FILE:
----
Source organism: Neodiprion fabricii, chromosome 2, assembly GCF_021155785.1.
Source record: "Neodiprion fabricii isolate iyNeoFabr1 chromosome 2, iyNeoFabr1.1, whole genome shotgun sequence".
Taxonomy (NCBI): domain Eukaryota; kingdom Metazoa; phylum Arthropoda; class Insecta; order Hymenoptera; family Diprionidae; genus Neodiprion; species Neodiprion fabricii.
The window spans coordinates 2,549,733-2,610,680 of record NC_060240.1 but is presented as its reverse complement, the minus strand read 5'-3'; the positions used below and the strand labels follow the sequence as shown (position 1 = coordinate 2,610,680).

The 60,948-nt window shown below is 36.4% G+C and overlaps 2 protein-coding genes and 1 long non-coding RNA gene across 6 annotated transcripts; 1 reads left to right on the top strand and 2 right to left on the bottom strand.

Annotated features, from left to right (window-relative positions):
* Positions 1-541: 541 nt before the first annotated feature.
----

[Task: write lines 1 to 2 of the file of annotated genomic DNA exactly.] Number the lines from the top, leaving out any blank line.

Source organism: Neodiprion fabricii, chromosome 2, assembly GCF_021155785.1.
Source record: "Neodiprion fabricii isolate iyNeoFabr1 chromosome 2, iyNeoFabr1.1, whole genome shotgun sequence".